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Thought Leadership-Crisis Articles

It’s Not Over Until It’s Over: The Perils Of Declaring Victory In Crisis Too Soon

Leadership, "Reputation Matters," Forbes, July 20, 2021

Its-not-over-Forbes

Covid Crisis Rule #7: It is not over just because you want it to be.

Do you remember that ill-starred speech in the middle of the Iraq War, when President George Bush stood on the aircraft carrier USS Abraham Lincoln, with a banner hung behind him that announced "Mission Accomplished"?

Of course, the mission had not been accomplished. In fact, guerrilla warfare escalated and the vast majority of casualties in the Iraq war occurred after the speech had already been given. The whole affair turned into a huge embarrassment that President Bush later called one of the bigger mistakes of his career.

It turned into a global symbol of the triumph of wishful thinking over the truth. [...read more]

Chaos Rules: 8 Ways To Navigate Through The Fog Of Crisis

Leadership, "Reputation Matters," Forbes, April 3, 2020

Forbes Chaos Rules 4-1-20

In wartime they call it the fog of war.

In crisis I call it the fog of crisis — but what it really amounts to is chaos.

So as we're surrounded by a deteriorating civic infrastructure and national political response; as our lives and businesses are put on indefinite hold; as working indefinitely from home becomes untenable in many situations and organizations; as family pressures or the pain of isolation mount when we're all sequestered at home; as joblessness careens; as the products we need the most - in hospitals and in our own lives - continue to be unavailable; and as more people get sick and die (this time, who we know) — the result is the fog of the coronavirus crisis.

It's murky, dense and difficult to navigate. And it probably will exceed most of our abilities to cope at one time or another.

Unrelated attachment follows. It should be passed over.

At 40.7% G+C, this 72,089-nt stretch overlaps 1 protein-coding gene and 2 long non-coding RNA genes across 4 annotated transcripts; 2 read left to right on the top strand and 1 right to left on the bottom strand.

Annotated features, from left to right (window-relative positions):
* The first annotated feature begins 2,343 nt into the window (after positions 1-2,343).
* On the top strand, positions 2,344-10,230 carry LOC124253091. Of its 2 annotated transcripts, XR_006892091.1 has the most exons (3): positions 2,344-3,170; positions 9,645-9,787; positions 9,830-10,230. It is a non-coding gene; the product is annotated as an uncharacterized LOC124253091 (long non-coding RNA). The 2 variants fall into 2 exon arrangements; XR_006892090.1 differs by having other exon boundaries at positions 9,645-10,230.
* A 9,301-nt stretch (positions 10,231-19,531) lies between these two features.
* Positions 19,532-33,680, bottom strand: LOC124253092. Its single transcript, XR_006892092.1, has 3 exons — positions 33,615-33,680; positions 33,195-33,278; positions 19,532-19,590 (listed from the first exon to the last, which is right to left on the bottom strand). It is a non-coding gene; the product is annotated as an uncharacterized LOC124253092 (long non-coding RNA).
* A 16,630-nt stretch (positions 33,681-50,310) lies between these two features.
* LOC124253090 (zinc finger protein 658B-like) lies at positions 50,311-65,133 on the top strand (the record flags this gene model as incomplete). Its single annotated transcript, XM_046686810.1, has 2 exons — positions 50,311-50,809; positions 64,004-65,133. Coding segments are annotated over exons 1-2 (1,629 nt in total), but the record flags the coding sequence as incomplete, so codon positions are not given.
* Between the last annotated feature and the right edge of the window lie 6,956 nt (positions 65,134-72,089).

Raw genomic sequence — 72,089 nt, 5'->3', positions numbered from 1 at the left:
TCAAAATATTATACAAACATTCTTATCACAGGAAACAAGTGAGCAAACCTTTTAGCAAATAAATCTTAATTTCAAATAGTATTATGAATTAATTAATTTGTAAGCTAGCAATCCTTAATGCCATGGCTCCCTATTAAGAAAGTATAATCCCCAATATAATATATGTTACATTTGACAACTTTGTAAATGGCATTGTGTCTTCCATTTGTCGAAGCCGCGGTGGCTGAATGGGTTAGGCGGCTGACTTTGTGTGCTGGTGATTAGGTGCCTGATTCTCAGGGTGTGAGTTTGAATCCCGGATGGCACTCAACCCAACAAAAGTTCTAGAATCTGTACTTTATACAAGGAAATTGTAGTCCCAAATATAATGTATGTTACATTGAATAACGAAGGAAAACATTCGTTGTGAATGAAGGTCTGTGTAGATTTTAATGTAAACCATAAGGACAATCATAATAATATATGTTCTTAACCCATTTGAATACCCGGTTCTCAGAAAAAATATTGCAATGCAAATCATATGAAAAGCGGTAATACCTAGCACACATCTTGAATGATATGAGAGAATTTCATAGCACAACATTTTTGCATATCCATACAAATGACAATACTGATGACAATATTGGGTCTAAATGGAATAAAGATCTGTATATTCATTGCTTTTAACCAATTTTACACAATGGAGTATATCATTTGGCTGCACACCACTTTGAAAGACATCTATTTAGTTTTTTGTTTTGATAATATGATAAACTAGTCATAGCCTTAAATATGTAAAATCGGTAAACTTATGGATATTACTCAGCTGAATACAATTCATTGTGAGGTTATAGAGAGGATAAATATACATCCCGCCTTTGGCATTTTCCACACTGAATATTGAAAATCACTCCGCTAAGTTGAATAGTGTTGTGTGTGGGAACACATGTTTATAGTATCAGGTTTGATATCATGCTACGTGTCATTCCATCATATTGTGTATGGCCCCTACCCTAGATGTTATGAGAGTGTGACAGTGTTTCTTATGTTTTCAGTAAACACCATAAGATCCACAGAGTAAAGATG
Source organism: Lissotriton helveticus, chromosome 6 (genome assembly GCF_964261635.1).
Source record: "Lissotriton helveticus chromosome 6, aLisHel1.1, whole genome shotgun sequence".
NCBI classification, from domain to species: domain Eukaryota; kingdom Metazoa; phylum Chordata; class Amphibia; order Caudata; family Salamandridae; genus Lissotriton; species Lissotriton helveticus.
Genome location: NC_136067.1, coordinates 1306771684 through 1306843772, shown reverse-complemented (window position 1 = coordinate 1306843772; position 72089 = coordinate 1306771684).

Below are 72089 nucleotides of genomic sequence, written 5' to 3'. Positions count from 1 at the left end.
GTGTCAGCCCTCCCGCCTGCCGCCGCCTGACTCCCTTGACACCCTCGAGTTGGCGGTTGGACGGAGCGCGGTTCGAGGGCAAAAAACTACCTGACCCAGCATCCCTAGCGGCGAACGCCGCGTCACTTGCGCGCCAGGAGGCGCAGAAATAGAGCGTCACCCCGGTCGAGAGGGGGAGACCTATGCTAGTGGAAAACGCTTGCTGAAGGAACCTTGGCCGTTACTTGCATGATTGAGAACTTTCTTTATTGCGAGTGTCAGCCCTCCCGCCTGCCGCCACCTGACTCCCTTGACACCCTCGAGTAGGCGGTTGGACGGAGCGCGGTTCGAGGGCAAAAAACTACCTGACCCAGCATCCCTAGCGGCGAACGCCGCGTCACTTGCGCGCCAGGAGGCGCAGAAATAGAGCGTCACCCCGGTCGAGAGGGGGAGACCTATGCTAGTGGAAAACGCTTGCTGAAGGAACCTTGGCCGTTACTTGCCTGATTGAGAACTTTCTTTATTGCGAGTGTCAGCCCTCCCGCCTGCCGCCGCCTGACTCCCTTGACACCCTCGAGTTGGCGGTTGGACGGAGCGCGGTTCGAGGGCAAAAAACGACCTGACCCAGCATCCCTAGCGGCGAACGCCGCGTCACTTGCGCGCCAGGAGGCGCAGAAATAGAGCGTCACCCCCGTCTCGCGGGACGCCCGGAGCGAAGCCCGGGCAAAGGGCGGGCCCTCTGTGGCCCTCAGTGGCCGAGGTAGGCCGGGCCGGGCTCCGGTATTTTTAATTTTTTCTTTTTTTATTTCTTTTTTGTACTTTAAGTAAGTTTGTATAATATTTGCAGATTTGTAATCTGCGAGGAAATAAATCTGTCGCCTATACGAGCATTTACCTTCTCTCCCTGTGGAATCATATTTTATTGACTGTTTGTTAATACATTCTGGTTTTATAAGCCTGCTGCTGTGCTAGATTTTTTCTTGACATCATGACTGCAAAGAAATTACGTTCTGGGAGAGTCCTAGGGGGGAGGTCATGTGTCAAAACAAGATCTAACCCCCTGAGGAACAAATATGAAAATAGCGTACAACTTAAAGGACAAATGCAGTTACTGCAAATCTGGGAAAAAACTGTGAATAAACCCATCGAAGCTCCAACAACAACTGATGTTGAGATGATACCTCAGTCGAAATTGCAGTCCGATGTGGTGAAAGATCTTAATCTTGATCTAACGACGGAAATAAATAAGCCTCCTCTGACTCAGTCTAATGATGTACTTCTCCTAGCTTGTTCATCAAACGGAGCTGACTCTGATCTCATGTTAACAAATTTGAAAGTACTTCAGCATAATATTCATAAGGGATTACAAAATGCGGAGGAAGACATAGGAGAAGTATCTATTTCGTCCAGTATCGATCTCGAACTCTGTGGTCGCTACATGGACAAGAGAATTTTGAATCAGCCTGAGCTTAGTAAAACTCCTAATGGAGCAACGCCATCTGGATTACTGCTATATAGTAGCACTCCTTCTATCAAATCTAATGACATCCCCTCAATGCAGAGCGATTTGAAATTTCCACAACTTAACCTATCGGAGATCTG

Chaos Rules

So, here are 8 ways that might help you get through it... [read more]

Chaos Leadership: When Does Global Crisis Turn Into Chaos And How Do We Survive It?

Leadership, "Reputation Matters," Forbes, March 27, 2020

Forbes Chaos Leadership 3-27-20

As we balance on the cusp between global crisis and total chaos — and we could make the jump into full-bore chaos at any moment — it is time to explore the difference between the two.

It also is time to talk about how the rules for handling chaos differ substantially from those that govern crisis response. Because if we cling to crisis management rules in order to address chaos, it will be as ineffective as if we treat coronavirus the same way we treat the common cold. [...read more]

Expert Advice From Front-Line Physician On Leadership Needed To Combat COVID-19

Leadership, "Reputation Matters," Forbes, March 18, 2020

Forbes 3-18-20 Reputation Matters

Earlier this week I wrote about Communicating in Crisis - Building Trust in an Untrustworthy World, and ended with the suggestion that true expertise and expert advice are critical to building trust. But it is almost impossible to sort out the expertise from all the misinformation floating about out there.

So, I asked my own trusted physician, Dr. Jacqueline Jones, one of the country's leading ENT specialists, currently on the front-lines of fighting COVID-19 especially in children, for her expert advice. She shared it, both for patients, and for leaders in business, insurance, and medicine — and it is excellent. I would like to share it with you now. [...read more]

Communicating In Crisis: How To Build Trust In An Untrustworthy World

Leadership, "Reputation Matters," Forbes, March 4, 2020

3-16-20 Forbes Communicating In Crisis

As we enter the first full week of the global pandemic and crashing financial markets, we are all looking for who to listen to, and who to believe.

We're looking for a trusted voice in the storm to help guide us, one that can steer us toward the truth as it unfolds, and away from lies and misstatements, be they well-meaning or malicious. This is the leaders's task — to provide that "True North" to employees, community, customers, investors, and stakeholders.

But this is an almost impossible task in such a topsy-turvy landscape, where it can be impossible to distinguish sky from ground.

Sequestered — quarantined by choice or fiat, or simply avoiding exposure by working from home — our choices for who to listen to have changed. No more can we comfortably sit across from our boss in a group meeting and use all of our senses to tell whether he or she is telling us the whole truth. Working remotely, half of the sensors we are used to using are missing.

And while we're incredibly lucky to have video and teleconferences, podcasts and webinars, live streaming, virtual chat rooms, and virtual galas, salons, board meetings and policy meetings — still that personal touch is missing, and with it many of the clues we use to determine integrity and truthfulness.

So who do we trust? And how can leaders establish trust? [...read more]

Crisis Leadership In Real Time: 8 Best Practices For Public Healthcare Emergencies

Leadership, "Reputation Matters," Forbes, March 4, 2020

Forbes 3-4-20